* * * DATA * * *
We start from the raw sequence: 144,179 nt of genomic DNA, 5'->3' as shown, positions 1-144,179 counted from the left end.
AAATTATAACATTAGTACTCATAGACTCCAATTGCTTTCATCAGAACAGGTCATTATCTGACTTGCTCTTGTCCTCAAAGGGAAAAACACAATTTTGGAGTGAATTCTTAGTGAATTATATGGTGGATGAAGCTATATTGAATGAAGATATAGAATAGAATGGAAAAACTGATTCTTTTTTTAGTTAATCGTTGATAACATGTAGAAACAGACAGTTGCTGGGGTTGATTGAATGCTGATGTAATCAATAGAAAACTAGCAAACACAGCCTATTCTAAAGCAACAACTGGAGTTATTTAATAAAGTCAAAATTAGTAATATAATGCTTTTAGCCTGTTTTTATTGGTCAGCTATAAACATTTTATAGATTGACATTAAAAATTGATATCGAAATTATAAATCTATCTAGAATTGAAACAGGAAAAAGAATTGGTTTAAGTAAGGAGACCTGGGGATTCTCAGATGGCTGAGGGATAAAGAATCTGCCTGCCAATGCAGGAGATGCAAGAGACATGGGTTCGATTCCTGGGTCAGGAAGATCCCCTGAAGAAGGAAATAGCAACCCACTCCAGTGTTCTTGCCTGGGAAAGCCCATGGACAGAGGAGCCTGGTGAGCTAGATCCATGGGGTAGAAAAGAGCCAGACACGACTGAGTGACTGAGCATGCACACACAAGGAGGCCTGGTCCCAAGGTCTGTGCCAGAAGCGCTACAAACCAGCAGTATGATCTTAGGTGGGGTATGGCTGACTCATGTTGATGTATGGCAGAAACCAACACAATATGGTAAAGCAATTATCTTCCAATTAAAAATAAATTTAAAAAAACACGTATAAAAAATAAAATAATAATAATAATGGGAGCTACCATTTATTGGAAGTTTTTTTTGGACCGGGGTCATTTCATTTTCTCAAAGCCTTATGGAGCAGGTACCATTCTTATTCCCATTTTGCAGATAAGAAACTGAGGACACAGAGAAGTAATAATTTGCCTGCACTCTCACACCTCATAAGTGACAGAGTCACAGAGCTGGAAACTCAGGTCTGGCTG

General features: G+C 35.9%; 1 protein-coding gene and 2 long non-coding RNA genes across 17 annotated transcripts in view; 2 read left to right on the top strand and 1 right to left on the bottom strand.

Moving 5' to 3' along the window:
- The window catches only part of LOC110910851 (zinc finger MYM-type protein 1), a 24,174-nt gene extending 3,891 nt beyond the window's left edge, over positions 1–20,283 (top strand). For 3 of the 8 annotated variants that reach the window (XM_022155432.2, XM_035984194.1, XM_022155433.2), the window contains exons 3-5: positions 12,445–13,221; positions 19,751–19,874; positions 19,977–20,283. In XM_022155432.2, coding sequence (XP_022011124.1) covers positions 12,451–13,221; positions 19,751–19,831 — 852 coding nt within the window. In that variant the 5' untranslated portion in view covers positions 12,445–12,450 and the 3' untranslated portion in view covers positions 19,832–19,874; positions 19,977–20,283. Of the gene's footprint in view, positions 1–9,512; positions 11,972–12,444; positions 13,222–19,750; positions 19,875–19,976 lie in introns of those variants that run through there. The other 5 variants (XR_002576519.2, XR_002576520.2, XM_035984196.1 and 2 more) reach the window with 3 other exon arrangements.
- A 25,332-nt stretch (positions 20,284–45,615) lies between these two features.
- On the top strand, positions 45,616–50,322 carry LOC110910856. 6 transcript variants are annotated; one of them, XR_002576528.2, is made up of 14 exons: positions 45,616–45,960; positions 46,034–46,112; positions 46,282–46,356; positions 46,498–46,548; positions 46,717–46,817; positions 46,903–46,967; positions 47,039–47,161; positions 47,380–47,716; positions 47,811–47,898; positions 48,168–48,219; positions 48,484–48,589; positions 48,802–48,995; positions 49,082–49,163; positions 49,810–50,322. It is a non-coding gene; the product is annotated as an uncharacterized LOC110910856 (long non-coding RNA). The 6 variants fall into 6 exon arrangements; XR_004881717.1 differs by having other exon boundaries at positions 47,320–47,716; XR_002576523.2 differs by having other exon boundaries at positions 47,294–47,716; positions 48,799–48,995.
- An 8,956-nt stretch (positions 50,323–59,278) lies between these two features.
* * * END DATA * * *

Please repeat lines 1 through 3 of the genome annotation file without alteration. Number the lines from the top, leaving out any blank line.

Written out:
We start from the raw sequence: 144,179 nt of genomic DNA, 5'->3' as shown, positions 1-144,179 counted from the left end.
AAATTATAACATTAGTACTCATAGACTCCAATTGCTTTCATCAGAACAGGTCATTATCTGACTTGCTCTTGTCCTCAAAGGGAAAAACACAATTTTGGAGTGAATTCTTAGTGAATTATATGGTGGATGAAGCTATATTGAATGAAGATATAGAATAGAATGGAAAAACTGATTCTTTTTTTAGTTAATCGTTGATAACATGTAGAAACAGACAGTTGCTGGGGTTGATTGAATGCTGATGTAATCAATAGAAAACTAGCAAACACAGCCTATTCTAAAGCAACAACTGGAGTTATTTAATAAAGTCAAAATTAGTAATATAATGCTTTTAGCCTGTTTTTATTGGTCAGCTATAAACATTTTATAGATTGACATTAAAAATTGATATCGAAATTATAAATCTATCTAGAATTGAAACAGGAAAAAGAATTGGTTTAAGTAAGGAGACCTGGGGATTCTCAGATGGCTGAGGGATAAAGAATCTGCCTGCCAATGCAGGAGATGCAAGAGACATGGGTTCGATTCCTGGGTCAGGAAGATCCCCTGAAGAAGGAAATAGCAACCCACTCCAGTGTTCTTGCCTGGGAAAGCCCATGGACAGAGGAGCCTGGTGAGCTAGATCCATGGGGTAGAAAAGAGCCAGACACGACTGAGTGACTGAGCATGCACACACAAGGAGGCCTGGTCCCAAGGTCTGTGCCAGAAGCGCTACAAACCAGCAGTATGATCTTAGGTGGGGTATGGCTGACTCATGTTGATGTATGGCAGAAACCAACACAATATGGTAAAGCAATTATCTTCCAATTAAAAATAAATTTAAAAAAACACGTATAAAAAATAAAATAATAATAATAATGGGAGCTACCATTTATTGGAAGTTTTTTTTGGACCGGGGTCATTTCATTTTCTCAAAGCCTTATGGAGCAGGTACCATTCTTATTCCCATTTTGCAGATAAGAAACTGAGGACACAGAGAAGTAATAATTTGCCTGCACTCTCACACCTCATAAGTGACAGAGTCACAGAGCTGGAAACTCAGGTCTGGCTG

General features: G+C 35.9%; 1 protein-coding gene and 2 long non-coding RNA genes across 17 annotated transcripts in view; 2 read left to right on the top strand and 1 right to left on the bottom strand.